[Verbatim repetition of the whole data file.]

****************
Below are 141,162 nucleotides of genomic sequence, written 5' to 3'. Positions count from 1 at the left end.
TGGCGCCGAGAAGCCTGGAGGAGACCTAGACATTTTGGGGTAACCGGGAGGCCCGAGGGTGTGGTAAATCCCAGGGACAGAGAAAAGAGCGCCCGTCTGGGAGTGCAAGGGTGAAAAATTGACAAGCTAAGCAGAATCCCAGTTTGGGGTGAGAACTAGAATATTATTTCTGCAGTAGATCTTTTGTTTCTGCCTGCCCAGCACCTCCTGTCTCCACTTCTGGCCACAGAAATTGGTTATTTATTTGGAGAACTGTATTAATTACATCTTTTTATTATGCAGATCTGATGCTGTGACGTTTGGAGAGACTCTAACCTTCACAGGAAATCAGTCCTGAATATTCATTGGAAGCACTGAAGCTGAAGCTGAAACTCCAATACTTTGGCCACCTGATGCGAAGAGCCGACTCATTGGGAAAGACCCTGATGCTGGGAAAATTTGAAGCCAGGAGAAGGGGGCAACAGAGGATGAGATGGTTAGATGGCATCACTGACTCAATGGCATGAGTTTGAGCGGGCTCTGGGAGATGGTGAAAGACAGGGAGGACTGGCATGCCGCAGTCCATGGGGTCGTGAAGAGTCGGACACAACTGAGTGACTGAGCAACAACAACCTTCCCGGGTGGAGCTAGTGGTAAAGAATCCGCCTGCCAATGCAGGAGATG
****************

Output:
Below are 141,162 nucleotides of genomic sequence, written 5' to 3'. Positions count from 1 at the left end.
TGGCGCCGAGAAGCCTGGAGGAGACCTAGACATTTTGGGGTAACCGGGAGGCCCGAGGGTGTGGTAAATCCCAGGGACAGAGAAAAGAGCGCCCGTCTGGGAGTGCAAGGGTGAAAAATTGACAAGCTAAGCAGAATCCCAGTTTGGGGTGAGAACTAGAATATTATTTCTGCAGTAGATCTTTTGTTTCTGCCTGCCCAGCACCTCCTGTCTCCACTTCTGGCCACAGAAATTGGTTATTTATTTGGAGAACTGTATTAATTACATCTTTTTATTATGCAGATCTGATGCTGTGACGTTTGGAGAGACTCTAACCTTCACAGGAAATCAGTCCTGAATATTCATTGGAAGCACTGAAGCTGAAGCTGAAACTCCAATACTTTGGCCACCTGATGCGAAGAGCCGACTCATTGGGAAAGACCCTGATGCTGGGAAAATTTGAAGCCAGGAGAAGGGGGCAACAGAGGATGAGATGGTTAGATGGCATCACTGACTCAATGGCATGAGTTTGAGCGGGCTCTGGGAGATGGTGAAAGACAGGGAGGACTGGCATGCCGCAGTCCATGGGGTCGTGAAGAGTCGGACACAACTGAGTGACTGAGCAACAACAACCTTCCCGGGTGGAGCTAGTGGTAAAGAATCCGCCTGCCAATGCAGGAGATG